Nov 6 (Reuters) - The following are the top stories on the New York Times business pages. Reuters has not verified these stories and does not vouch for their accuracy.
* A federal bankruptcy judge cleared the way for brokerage firm MF Global’s roughly 20,000 customers to collect their full $1.6 billion in vanished money, covering the remaining shortfall. ()
* The government’s $1.2 billion settlement with SAC Capital Advisors set a record for insider trading penalties.
* The Commodity Futures Trading Commission on Tuesday voted 3 to 1 to limit the size of any trader’s footprint in the commodities market. Gary Gensler, the chairman of the commission, said on Tuesday that the new position limits would “help to protect the markets both in times of clear skies, price discovery functions, certainly, as well as when there’s a storm on the horizon.” ()
* Ford’s plant in Genk, Belgium, is scheduled to close at the end of the year, but only after a long, bitter struggle that cost the company $750 million. ()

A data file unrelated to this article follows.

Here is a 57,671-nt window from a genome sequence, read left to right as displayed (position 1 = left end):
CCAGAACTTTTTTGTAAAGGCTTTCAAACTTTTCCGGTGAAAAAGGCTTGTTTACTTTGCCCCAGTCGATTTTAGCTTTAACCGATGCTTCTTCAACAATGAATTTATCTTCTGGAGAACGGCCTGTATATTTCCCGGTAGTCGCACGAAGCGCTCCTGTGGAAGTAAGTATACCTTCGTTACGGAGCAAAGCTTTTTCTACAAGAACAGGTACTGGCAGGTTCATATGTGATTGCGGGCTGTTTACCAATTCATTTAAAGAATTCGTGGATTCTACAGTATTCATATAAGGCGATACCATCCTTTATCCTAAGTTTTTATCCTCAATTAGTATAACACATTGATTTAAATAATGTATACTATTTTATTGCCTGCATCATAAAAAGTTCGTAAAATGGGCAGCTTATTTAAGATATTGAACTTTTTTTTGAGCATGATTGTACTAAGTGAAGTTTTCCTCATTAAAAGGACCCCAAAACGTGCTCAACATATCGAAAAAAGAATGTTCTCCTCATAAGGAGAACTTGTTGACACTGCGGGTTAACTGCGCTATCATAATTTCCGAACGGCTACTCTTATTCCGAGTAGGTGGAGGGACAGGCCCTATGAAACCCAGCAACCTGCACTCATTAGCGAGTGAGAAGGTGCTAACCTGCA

* Tesla Motors said it narrowed its third-quarter loss compared with the same period a year ago, as it sold more Model S all-electric luxury sedans. But Tesla said its fourth-quarter earnings would be similar to the third quarter as it continues to invest in research and development and build infrastructure. ()
* CBS News, under fire from critics who dispute details in a “60 Minutes” report on the Benghazi attacks last year that was broadcast on Oct. 27, aggressively defended the report’s accuracy on Tuesday and the account of its main interview subject. ()
* On a day when consumers in Washington State were voting on whether to require food companies to label products containing genetically engineered ingredients, Cargill announced that it would begin labeling packages of ground beef containing what is colloquially known as pink slime. ()
* New York state financial regulators have subpoenaed about 20 companies that help New York’s pension trustees decide how to invest the billions of dollars under their control to determine whether any outside advice is clouded by undisclosed financial incentives or other conflicts of interest. ()
* The private equity firm Brentwood Associates has won the bidding war for the Allen Edmonds Corp, the high-end men’s shoemaker, ending a sale process that included suitors like Men’s Wearhouse. ()
* Endo Health Solutions, a health care company known for its pain medication, has reached a deal to acquire a Canadian specialty drug company, Paladin Labs, for $1.6 billion in stock and cash. ()